The left’s cul­tural pu­rity

The Washington Post Sunday - - SUNDAY OPINION - GE­ORGE F. WILL georgewill@wash­post.com

In July 1954, a 19-year-old Mem­phis truck driver recorded at Sun Stu­dio the song “That’s All Right.” When a lo­cal disc jockey promised to play it, the truck driver tuned his par­ents’ ra­dio to the sta­tion and went to a movie. His mother pulled him from the the­ater be­cause the DJ was play­ing the record re­peat­edly and wanted to in­ter­view the singer im­me­di­ately. The DJ asked where the singer had gone to high school. He an­swered, “Humes,” an all­white school. The DJ asked be­cause many callers “who like your record think you must be col­ored, singing the way you do.” Elvis Pres­ley from Tu­pelo, Miss., had com­mit­ted “cul­tural ap­pro­pri­a­tion.”

Ac­cord­ing to Ray Con­nolly in “Be­ing Elvis,” Arthur “Big Boy” Crudup, a black Mis­sis­sip­pian, had pop­u­lar­ized “That’s All Right.” When Pres­ley first en­tered the record­ing stu­dio, he was asked, “Who do you sound like?” He replied, “I don’t sound like no­body.” Ac­tu­ally, he sounded like some­one meld­ing the sounds of gospel, coun­try and what was then called “race mu­sic” — mu­sic by South­ern blacks — to make some­thing new.

The hys­te­ria du jour, on cam­puses and else­where, against “ap­pro­pri­a­tion” il­lus­trates pro­gres­sivism’s de­scent into au­thor­i­tar­i­an­ism leav­ened by philis­tin­ism. This “preen­ing silli­ness” — the phrase is from the Fed­er­al­ist’s David Mar­cus — is by peo­ple obliv­i­ous to the fact that, as Mar­cus says, “cul­ture blend­ing is cen­tral to the de­vel­op­ment of, well, ev­ery­thing.”

In­dig­na­tion about ap­pro­pri­a­tion is a new fron­tier in the ever-ex­pand­ing em­pire of cul­ti­vated vic­tim­hood: “Marginal­ized” per­sons from a par­tic­u­lar cul­ture sup­pos­edly are some­how wounded when “priv­i­leged” peo­ple — those who are un­vic­tim­ized or less vic­tim­ized — ex­press or even just en­joy the cul­ture of more pure vic­tims with­out their per­mis­sion.

The wear­ing of som­breros at tequila-themed par­ties trig­gered — to speak the lan­guage of the exquisitely sen­si­tive — the anti-ap­pro­pri­a­tion con­stab­u­lary at Bow­doin Col­lege. Ober­lin Col­lege’s palate po­lice de­nounced as “ap­pro­pria­tive” an al­legedly in­au­then­tic prepa­ra­tion of Gen­eral Tso’s chicken. Such non­sense is harm­less — un­til it morphs into at­tempts to reg­u­late some­thing se­ri­ous, like writ­ing fic­tion: Do not write about cul­tures other than your own.

With char­ac­ter­is­tic tart­ness, nov­el­ist Lionel Shriver re­sponded to this “cli­mate of scru­tiny” when, at a writers’ con­fer­ence, she clapped a som­brero on her head and said: We’re not sup­posed to try on other peo­ple’s hats? That’s what we’re paid to do. In­stead, “any tra­di­tion, any ex­pe­ri­ence, any cos­tume, any way of do­ing and say­ing things, that is as­so­ci­ated with a mi­nor­ity or dis­ad­van­taged group is ring-fenced: look-but-don’t-touch.”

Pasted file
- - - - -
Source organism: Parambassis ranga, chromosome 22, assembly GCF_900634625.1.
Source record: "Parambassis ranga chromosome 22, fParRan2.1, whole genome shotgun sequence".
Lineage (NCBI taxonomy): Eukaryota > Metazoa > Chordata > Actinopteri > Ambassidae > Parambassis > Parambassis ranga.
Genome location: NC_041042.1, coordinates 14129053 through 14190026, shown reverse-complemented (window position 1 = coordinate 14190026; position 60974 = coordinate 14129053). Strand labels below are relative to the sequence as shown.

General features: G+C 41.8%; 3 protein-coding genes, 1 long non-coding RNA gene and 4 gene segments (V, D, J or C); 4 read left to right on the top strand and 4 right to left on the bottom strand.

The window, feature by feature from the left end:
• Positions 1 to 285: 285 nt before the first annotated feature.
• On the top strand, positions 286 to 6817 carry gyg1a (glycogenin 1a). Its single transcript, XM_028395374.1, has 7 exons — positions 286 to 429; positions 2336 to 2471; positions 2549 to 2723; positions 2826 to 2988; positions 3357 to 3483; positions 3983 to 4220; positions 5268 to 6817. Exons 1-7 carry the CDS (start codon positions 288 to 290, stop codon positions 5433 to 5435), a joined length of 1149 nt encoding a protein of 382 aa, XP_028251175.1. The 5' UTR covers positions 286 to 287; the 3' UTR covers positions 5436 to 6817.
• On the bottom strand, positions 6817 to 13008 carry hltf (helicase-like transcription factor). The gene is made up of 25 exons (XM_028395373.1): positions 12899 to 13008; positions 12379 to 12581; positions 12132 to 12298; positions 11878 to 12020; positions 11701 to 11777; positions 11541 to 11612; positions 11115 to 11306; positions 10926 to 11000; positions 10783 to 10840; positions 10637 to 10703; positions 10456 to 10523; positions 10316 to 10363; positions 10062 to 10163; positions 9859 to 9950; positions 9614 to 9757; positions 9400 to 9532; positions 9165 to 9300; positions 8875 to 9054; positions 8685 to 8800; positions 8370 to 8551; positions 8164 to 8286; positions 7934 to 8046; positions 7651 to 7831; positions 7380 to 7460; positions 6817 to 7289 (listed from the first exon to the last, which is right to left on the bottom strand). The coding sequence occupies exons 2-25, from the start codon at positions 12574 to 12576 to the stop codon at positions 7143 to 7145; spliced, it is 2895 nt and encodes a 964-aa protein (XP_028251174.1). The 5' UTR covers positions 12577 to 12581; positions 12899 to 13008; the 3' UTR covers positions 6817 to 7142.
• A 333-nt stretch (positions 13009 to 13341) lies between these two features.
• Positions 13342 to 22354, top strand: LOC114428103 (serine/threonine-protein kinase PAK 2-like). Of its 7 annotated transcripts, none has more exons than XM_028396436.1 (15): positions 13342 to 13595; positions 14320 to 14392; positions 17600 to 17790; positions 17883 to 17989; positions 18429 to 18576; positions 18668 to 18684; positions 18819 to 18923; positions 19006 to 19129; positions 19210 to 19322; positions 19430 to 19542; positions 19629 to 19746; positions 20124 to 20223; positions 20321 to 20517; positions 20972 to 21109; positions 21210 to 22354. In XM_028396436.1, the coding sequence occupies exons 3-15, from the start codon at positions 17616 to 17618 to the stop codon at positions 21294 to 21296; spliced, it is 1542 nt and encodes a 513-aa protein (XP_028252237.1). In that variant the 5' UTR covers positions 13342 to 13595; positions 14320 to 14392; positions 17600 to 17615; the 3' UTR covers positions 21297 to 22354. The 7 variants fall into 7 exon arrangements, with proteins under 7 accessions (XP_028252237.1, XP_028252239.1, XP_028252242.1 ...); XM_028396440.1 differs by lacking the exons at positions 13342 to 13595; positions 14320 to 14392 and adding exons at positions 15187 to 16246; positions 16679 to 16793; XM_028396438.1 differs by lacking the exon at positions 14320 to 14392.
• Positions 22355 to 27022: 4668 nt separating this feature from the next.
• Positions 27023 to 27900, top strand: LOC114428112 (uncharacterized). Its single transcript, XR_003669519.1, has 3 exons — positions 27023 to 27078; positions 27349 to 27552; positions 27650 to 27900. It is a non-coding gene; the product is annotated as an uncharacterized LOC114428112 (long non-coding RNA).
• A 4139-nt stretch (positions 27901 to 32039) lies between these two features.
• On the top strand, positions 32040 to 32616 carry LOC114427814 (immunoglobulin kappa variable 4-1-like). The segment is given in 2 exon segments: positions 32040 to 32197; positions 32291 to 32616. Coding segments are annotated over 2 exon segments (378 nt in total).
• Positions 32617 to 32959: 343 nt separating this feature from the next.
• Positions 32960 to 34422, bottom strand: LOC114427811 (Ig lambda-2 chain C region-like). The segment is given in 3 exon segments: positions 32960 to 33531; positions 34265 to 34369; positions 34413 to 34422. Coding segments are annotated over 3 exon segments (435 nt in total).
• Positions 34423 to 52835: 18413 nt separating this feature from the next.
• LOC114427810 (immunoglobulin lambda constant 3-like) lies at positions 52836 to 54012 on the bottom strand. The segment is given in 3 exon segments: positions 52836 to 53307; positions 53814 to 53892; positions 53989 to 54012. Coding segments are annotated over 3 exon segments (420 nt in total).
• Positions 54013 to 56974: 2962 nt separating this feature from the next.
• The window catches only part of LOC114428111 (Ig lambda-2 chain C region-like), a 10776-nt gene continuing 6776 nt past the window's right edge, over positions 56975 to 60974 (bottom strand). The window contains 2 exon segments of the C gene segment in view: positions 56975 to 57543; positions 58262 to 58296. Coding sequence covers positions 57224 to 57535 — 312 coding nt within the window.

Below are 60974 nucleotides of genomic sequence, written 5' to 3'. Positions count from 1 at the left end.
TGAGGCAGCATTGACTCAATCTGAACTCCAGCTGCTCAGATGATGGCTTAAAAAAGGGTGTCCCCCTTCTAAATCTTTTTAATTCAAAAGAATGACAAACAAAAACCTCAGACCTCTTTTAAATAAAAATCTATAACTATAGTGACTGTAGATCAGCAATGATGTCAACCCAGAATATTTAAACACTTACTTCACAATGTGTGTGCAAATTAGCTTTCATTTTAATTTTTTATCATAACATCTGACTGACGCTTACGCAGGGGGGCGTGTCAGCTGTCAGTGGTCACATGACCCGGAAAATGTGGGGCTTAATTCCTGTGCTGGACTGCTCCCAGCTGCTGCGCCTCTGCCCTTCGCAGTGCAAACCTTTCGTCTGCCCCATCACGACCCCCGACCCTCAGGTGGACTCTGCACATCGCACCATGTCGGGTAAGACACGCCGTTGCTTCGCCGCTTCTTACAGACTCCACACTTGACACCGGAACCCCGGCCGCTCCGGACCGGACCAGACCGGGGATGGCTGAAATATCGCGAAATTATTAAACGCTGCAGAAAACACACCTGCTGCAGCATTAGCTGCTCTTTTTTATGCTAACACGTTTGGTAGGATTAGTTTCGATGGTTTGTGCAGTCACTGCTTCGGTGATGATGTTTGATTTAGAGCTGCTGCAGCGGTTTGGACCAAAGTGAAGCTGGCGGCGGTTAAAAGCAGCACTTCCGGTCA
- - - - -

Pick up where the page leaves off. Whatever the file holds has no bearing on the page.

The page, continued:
Eu­gene Volokh, law pro­fes­sor and mae­stro of the Volokh Con­spir­acy blog, drolly says: If only there were a word for “telling peo­ple that they mustn’t do some­thing be­cause of their race or eth­nic ori­gin.” Asks Franklin Ein­spruch, writ­ing in the Fed­er­al­ist, “Where does new cul­ture come from? It is copied, with al­ter­ations, from ex­ist­ing cul­ture. The process is re­pro­duc­tive. Sexy, even. So of course, the outrage-as-a-life­style wing of the pro­gres­sive Left wants to dic­tate rules for its proper en­joy­ment.”

The Fed­er­al­ist’s Robert Tracin­ski says ap­pro­pri­a­tion is ac­tu­ally learn­ing through ad­mi­ra­tion, adding: “The left loudly pro­motes its flat­ter­ing self­im­age as . . . more cul­tur­ally open and ad­vanced — more in­tel­lec­tual, artis­tic, and cos­mopoli­tan,” but its “ap­pro­pri­a­tion” tantrums re­veal how its fixation with “racial iden­tity and re­sent­ments ends up im­pos­ing the nar­row­est kinds of parochial­ism.”

The Univer­sity of Penn­syl­va­nia’s Jonathan Zim­mer­man, writ­ing in the Chron­i­cle of Higher Ed­u­ca­tion, says “the mostly left-wing quest for cul­tural pu­rity bears an eerie echo to the rightwing fan­tasy of na­tional pu­rity, which peaked dur­ing the so-called 100-per­cent-Amer­i­can cam­paigns of the early 20th cen­tury.” Of Chuck Berry, Zim­mer­man writes: “His first big hit, ‘May­bel­lene,’ adapted an old melody that had been recorded by coun­try-mu­sic per­form­ers like Bob Wills and His Texas Play­boys. Berry com­bined the ‘hill­billy’ sound of white coun­try with the African-Amer­i­can rhythm and blues that he im­bibed in his na­tive St. Louis.” For this, he was heck­led in Har­lem.

John Len­non said, “Be­fore Elvis, there was noth­ing.” Not re­ally: There was Crudup, and be­fore him there was a long, cre­atively tan­gled line of pre­cur­sors. Elvis, said Mick Jagger, was “an orig­i­nal in an area of im­i­ta­tors.” Ac­tu­ally, no cul­tural fig­ure is en­tirely orig­i­nal.

Lis­ten­ing to Ra­dio Lux­em­bourg late one night, teenaged Keith Richards heard “Heart­break Ho­tel,” and “when I woke up the next day I was a dif­fer­ent guy.” Bob Dy­lan, a free­wheel­ing cul­tural ap­pro­pri­a­tor him­self, said, “Hear­ing Elvis for the first time was like bust­ing out of jail.” Those who would wall off cul­tures from “out­siders” are would-be war­dens.

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